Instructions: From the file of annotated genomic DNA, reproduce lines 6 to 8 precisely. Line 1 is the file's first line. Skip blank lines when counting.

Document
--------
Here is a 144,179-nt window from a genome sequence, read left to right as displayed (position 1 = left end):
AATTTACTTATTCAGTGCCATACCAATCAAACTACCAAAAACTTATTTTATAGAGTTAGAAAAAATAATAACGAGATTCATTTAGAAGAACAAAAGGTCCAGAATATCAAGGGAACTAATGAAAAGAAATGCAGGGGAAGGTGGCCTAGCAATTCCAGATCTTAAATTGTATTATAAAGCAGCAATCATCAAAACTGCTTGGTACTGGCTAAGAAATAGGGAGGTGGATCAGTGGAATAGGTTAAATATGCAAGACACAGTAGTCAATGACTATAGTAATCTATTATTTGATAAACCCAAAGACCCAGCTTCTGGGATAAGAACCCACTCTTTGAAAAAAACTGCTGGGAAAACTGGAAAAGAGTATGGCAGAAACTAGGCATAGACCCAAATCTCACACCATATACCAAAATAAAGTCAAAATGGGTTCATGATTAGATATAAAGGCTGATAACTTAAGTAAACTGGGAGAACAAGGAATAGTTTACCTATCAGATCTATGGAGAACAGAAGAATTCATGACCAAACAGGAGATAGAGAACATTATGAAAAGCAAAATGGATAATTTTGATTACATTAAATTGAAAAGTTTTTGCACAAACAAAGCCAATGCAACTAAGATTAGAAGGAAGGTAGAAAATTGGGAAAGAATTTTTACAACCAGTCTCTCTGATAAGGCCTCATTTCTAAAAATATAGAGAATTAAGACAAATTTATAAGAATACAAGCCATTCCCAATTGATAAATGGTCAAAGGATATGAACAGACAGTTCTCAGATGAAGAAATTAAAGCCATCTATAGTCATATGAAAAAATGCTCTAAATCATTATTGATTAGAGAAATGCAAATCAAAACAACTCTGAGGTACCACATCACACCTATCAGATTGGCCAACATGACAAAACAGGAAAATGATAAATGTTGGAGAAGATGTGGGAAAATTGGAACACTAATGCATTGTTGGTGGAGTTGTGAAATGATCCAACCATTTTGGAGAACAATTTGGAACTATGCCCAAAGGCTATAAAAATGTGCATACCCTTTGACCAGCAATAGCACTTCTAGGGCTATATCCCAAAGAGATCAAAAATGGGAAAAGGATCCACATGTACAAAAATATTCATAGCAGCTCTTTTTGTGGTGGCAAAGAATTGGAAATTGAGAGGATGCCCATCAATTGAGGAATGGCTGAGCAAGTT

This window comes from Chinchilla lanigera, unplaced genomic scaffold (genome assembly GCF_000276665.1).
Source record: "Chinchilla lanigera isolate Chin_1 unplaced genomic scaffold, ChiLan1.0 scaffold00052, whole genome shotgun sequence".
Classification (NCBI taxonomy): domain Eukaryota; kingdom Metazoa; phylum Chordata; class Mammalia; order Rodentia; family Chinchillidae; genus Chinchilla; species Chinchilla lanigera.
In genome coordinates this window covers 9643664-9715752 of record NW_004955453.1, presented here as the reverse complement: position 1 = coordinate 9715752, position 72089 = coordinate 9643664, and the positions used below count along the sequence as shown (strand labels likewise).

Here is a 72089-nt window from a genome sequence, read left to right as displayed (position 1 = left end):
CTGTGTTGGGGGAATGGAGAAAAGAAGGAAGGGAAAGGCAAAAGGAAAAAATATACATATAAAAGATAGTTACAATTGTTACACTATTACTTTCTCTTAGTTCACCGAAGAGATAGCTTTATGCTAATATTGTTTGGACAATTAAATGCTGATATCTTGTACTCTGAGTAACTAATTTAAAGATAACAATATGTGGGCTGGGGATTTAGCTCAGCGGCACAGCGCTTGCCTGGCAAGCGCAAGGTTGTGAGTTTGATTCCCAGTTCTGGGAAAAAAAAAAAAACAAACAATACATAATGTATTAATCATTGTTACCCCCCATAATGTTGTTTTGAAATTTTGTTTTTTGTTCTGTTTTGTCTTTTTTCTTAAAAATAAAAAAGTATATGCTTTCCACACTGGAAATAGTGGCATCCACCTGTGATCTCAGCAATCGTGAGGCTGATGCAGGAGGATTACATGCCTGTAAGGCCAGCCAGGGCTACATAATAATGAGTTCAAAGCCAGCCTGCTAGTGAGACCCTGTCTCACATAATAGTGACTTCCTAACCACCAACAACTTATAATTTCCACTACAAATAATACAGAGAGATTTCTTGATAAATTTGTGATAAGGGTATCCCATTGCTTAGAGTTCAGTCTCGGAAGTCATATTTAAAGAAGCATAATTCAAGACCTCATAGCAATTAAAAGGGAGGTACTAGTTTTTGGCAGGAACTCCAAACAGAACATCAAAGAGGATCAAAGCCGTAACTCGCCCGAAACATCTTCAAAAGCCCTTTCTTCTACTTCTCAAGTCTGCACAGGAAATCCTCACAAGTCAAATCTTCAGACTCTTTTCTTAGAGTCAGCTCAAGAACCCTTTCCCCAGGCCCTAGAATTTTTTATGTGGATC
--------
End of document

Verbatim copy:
In genome coordinates this window covers 9643664-9715752 of record NW_004955453.1, presented here as the reverse complement: position 1 = coordinate 9715752, position 72089 = coordinate 9643664, and the positions used below count along the sequence as shown (strand labels likewise).

Here is a 72089-nt window from a genome sequence, read left to right as displayed (position 1 = left end):
CTGTGTTGGGGGAATGGAGAAAAGAAGGAAGGGAAAGGCAAAAGGAAAAAATATACATATAAAAGATAGTTACAATTGTTACACTATTACTTTCTCTTAGTTCACCGAAGAGATAGCTTTATGCTAATATTGTTTGGACAATTAAATGCTGATATCTTGTACTCTGAGTAACTAATTTAAAGATAACAATATGTGGGCTGGGGATTTAGCTCAGCGGCACAGCGCTTGCCTGGCAAGCGCAAGGTTGTGAGTTTGATTCCCAGTTCTGGGAAAAAAAAAAAAACAAACAATACATAATGTATTAATCATTGTTACCCCCCATAATGTTGTTTTGAAATTTTGTTTTTTGTTCTGTTTTGTCTTTTTTCTTAAAAATAAAAAAGTATATGCTTTCCACACTGGAAATAGTGGCATCCACCTGTGATCTCAGCAATCGTGAGGCTGATGCAGGAGGATTACATGCCTGTAAGGCCAGCCAGGGCTACATAATAATGAGTTCAAAGCCAGCCTGCTAGTGAGACCCTGTCTCACATAATAGTGACTTCCTAACCACCAACAACTTATAATTTCCACTACAAATAATACAGAGAGATTTCTTGATAAATTTGTGATAAGGGTATCCCATTGCTTAGAGTTCAGTCTCGGAAGTCATATTTAAAGAAGCATAATTCAAGACCTCATAGCAATTAAAAGGGAGGTACTAGTTTTTGGCAGGAACTCCAAACAGAACATCAAAGAGGATCAAAGCCGTAACTCGCCCGAAACATCTTCAAAAGCCCTTTCTTCTACTTCTCAAGTCTGCACAGGAAATCCTCACAAGTCAAATCTTCAGACTCTTTTCTTAGAGTCAGCTCAAGAACCCTTTCCCCAGGCCCTAGAATTTTTTATGTGGATC